The Supreme Court (SC) on Monday upheld the Central government’s 2016 decision to demonetise currency notes of the Rs500 and Rs1,000 denomination. A five-judge Constitution bench, comprising justices S Abdul Nazeer, BR Gavai, AS Bopanna, V Ramasubramanian and BV Nagarathna, dismissed a batch of 58 petitions challenging the Centre’s 2016 decision to demonetise currency and said that the decision, being part of the Executive's economic policy, cannot be reversed.
The majority decision by the Constitution bench, headed by justice SA Nazeer, said the Centre's decision-making process could not have been flawed as there was consultation between the Reserve Bank of India (RBI) and the Union government. There was a reasonable nexus to bring such a measure, and we hold that demonetisation was not hit by the doctrine of proportionality, the SC said. Justice Nagarathna differed from the majority judgement on the point of the Centre's powers under Section 26(2) of the RBI Act.
On 7th December, the apex court had directed the Centre and RBI to put on record the relevant undisclosed records relating to the government's 2016 decision in a sealed envelope and reserved its verdict. It heard the arguments of attorney general (AG) R Venkataramani, RBI's counsel and the petitioners' lawyers, including senior advocates P Chidambaram and Shyam Divan.
Delivering the majority opinion, justice Gavai stated, "It has been held that there has to be great deal of restraint before interfering in matters of economic significance...we cannot supplant such views with the judicial one."
He went on to hold, "There was consultation between the Centre and the RBI for a period of 6 months. We hold that there was a reasonable nexus to bring such a measure, and we hold that demonetisation was not hit by doctrine of proportionality." Finally, justice Gavai concluded that RBI has no independent power to bring in demonetisation.
"Thus, power available to the Centre cannot be mean that it is in relation to only specific series of bank notes. It is for all series of bank notes...There is no excessive delegation as under Section 26(2) of RBI Act and thus cannot be struck down. Notification is valid and satisfies the test of proportionality. period for exchange of notes cannot be said to be unreasonable."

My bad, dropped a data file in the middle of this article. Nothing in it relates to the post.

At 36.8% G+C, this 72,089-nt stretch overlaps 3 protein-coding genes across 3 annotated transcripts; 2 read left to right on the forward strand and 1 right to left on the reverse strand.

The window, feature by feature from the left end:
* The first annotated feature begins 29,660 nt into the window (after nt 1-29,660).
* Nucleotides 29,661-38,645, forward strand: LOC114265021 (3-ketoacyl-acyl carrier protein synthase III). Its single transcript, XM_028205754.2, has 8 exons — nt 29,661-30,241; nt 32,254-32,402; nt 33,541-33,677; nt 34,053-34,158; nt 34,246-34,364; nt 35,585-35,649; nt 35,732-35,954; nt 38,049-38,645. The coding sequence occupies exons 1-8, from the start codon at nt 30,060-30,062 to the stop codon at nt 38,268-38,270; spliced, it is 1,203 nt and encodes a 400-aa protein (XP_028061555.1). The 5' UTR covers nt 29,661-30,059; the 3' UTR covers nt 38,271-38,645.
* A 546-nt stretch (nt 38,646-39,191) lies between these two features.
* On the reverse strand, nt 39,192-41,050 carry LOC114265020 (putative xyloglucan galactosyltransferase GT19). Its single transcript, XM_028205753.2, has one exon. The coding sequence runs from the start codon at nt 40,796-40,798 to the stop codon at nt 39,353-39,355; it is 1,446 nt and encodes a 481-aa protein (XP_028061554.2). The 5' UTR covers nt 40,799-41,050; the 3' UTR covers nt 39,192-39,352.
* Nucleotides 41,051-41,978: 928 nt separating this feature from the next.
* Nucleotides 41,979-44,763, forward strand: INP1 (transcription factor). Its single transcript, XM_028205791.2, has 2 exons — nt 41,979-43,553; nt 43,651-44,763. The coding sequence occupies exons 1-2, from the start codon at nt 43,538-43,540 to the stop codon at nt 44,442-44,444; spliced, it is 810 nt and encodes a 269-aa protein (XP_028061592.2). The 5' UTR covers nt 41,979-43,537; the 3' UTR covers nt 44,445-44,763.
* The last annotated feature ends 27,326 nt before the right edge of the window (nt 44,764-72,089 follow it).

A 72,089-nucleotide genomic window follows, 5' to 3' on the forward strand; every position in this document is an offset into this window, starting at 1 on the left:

Justice Nagarathna, however, differed on the answer to each of the questions framed, and delivered a dissenting judgement. "I have noted that RBI is the bulwark of Indian economy. I have cited history of such demonetisation exercise world over. Court is not to sit over merit of economic or financial decision...examining Section 26(2) would not mean to sit over the merits of demonetisation and thus it is well within the lakshman rekha as drawn by this Court." She went on to hold, "Demonetisation at the behest of the Central government is a far more serious issue affecting citizens than the one done by the banks. Therefore, in my view, powers of Centre being vast, the same has to be done by plenary legislation."
“Without Parliament, a democracy cannot thrive...Parliament cannot be left aloof on such important decisions," she went on to state. Significantly, she held, "There is an inherent contradiction in the provision of Section 26(2) [of the RBI Act] itself. Looking at the records submitted by RBI, it is noted that demonetisation was recommended by the Central government. This shows there was no independent application of mind by the RBI. The entire exercise was carried out in 24 hours."
Calling the scrapping of the Rs500 and Rs1,000 currency notes deeply flawed, Mr Chidambaram had argued that the government cannot on its own initiate any proposal relating to legal tender, which can only be done on the recommendation of RBI's central board.
Resisting the apex court's attempt to revisit the 2016 demonetisation exercise, the government had said the court cannot decide a matter when no tangible relief can be granted by way of 'putting the clock back' and 'unscrambling a scrambled egg'.
RBI had earlier admitted in its submissions that there were 'temporary hardships' and that those too are an integral part of the nation-building process, but there was a mechanism by which the problems that arose were solved. In an affidavit, the Centre told the top court recently that the demonetisation exercise was a "well-considered" decision and part of a larger strategy to combat the menace of fake money, terror financing, black money and tax evasion. SC has heard a batch of 58 petitions challenging the demonetisation exercise announced by the Centre on 8 November 2016 and junked all 58 pleas against the note ban.
In a tweet, noted public interest lawyer and activist, Prashant Bhushan, lauded justice Nagarathna as the sole voice of dissent in the five-judge bench, saying “Very creditable & courageous for the junior most & only woman judge on this bench, Justice Nagarathna to dissent & hold that the exercise for Noteban was arbitrary & without proper application of mind. This mindless decision taken by PM alone destroyed economy & lives of Millions.”